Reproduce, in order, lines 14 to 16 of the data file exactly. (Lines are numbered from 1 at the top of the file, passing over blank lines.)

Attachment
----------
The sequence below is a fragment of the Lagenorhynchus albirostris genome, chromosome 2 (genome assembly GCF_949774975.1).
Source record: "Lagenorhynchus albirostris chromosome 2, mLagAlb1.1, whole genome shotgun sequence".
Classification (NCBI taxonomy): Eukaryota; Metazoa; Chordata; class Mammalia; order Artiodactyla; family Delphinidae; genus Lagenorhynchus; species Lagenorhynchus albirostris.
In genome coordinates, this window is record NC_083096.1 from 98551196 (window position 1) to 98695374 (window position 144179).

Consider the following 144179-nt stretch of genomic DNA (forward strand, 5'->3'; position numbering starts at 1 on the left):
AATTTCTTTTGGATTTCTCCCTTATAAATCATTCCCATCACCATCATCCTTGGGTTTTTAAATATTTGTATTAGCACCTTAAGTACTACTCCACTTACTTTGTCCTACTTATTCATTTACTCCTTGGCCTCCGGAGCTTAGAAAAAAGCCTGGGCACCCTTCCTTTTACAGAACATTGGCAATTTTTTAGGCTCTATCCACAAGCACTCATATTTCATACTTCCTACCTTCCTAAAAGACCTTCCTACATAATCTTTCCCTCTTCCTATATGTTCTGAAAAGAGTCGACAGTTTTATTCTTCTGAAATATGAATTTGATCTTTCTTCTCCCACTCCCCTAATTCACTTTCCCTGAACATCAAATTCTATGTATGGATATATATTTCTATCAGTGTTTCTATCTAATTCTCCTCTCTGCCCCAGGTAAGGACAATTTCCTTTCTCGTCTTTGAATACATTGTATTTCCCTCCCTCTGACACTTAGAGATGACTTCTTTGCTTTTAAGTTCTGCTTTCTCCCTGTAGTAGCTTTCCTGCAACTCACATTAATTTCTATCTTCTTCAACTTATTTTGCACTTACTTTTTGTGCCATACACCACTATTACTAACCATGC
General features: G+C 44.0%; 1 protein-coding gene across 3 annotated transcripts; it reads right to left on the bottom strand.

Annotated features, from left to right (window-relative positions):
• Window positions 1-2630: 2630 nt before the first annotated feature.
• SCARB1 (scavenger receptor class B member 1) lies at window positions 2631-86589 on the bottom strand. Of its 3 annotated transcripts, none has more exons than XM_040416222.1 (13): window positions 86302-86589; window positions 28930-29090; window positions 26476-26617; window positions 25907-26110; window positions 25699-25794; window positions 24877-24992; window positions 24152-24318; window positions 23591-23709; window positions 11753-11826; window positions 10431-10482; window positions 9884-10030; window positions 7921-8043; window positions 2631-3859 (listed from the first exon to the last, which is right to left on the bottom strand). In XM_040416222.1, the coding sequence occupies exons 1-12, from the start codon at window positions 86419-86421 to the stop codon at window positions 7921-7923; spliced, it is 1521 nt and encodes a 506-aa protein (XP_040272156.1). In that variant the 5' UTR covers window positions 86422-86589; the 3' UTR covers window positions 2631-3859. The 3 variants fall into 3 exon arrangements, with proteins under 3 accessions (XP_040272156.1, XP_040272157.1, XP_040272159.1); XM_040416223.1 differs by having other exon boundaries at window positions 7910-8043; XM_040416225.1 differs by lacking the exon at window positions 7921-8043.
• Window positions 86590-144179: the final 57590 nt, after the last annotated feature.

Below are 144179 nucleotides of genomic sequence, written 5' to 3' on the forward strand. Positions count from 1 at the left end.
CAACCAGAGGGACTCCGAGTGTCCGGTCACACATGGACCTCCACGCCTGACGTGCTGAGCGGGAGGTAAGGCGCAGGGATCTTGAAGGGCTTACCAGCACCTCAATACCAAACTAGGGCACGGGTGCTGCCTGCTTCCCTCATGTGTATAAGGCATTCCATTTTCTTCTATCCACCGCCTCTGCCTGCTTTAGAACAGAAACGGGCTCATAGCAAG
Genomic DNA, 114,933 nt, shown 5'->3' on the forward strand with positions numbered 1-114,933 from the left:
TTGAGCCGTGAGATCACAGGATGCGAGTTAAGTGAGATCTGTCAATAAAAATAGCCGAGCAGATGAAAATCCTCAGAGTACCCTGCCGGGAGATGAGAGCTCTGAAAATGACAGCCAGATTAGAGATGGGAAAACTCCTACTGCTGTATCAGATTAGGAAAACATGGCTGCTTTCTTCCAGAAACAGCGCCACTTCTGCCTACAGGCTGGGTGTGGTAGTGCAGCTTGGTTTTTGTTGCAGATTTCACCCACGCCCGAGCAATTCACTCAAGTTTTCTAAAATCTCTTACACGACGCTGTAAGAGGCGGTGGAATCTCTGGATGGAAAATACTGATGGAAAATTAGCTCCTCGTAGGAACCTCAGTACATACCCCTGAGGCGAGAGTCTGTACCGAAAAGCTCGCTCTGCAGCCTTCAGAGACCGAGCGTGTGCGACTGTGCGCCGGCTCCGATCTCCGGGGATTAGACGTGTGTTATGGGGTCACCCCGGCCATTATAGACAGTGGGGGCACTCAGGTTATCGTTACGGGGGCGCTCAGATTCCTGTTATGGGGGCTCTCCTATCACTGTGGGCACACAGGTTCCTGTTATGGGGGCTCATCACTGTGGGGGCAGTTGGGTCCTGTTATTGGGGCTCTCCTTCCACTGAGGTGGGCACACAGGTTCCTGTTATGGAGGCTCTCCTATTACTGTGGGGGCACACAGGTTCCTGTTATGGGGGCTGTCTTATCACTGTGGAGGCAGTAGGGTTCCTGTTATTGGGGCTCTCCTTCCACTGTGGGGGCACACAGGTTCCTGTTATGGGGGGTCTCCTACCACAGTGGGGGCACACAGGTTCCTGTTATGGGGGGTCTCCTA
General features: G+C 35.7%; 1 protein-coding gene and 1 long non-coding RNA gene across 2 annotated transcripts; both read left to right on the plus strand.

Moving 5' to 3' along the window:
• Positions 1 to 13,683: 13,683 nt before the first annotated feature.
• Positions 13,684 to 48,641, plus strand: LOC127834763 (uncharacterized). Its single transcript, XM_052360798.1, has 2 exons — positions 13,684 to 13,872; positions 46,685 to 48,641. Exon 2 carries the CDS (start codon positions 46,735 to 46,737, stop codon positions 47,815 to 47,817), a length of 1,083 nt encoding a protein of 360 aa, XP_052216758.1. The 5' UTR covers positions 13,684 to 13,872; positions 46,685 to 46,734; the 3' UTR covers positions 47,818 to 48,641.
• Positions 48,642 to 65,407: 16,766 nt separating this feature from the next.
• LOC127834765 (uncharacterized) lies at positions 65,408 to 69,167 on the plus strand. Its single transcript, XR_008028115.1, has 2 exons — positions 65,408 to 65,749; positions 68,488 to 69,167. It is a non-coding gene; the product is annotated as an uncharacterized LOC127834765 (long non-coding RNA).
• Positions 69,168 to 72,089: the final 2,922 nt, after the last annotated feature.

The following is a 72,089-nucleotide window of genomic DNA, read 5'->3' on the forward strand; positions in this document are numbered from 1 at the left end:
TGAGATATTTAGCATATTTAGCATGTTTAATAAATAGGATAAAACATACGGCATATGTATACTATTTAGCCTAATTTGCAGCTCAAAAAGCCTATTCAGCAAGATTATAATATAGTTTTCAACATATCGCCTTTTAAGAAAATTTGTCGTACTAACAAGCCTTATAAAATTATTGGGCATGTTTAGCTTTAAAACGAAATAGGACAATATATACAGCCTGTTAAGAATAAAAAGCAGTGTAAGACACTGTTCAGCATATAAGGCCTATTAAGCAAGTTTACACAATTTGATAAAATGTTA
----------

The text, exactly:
Genomic DNA, 114,933 nt, shown 5'->3' on the forward strand with positions numbered 1-114,933 from the left:
TTGAGCCGTGAGATCACAGGATGCGAGTTAAGTGAGATCTGTCAATAAAAATAGCCGAGCAGATGAAAATCCTCAGAGTACCCTGCCGGGAGATGAGAGCTCTGAAAATGACAGCCAGATTAGAGATGGGAAAACTCCTACTGCTGTATCAGATTAGGAAAACATGGCTGCTTTCTTCCAGAAACAGCGCCACTTCTGCCTACAGGCTGGGTGTGGTAGTGCAGCTTGGTTTTTGTTGCAGATTTCACCCACGCCCGAGCAATTCACTCAAGTTTTCTAAAATCTCTTACACGACGCTGTAAGAGGCGGTGGAATCTCTGGATGGAAAATACTGATGGAAAATTAGCTCCTCGTAGGAACCTCAGTACATACCCCTGAGGCGAGAGTCTGTACCGAAAAGCTCGCTCTGCAGCCTTCAGAGACCGAGCGTGTGCGACTGTGCGCCGGCTCCGATCTCCGGGGATTAGACGTGTGTTATGGGGTCACCCCGGCCATTATAGACAGTGGGGGCACTCAGGTTATCGTTACGGGGGCGCTCAGATTCCTGTTATGGGGGCTCTCCTATCACTGTGGGCACACAGGTTCCTGTTATGGGGGCTCATCACTGTGGGGGCAGTTGGGTCCTGTTATTGGGGCTCTCCTTCCACTGAGGTGGGCACACAGGTTCCTGTTATGGAGGCTCTCCTATTACTGTGGGGGCACACAGGTTCCTGTTATGGGGGCTGTCTTATCACTGTGGAGGCAGTAGGGTTCCTGTTATTGGGGCTCTCCTTCCACTGTGGGGGCACACAGGTTCCTGTTATGGGGGGTCTCCTACCACAGTGGGGGCACACAGGTTCCTGTTATGGGGGGTCTCCTA
General features: G+C 35.7%; 1 protein-coding gene and 1 long non-coding RNA gene across 2 annotated transcripts; both read left to right on the plus strand.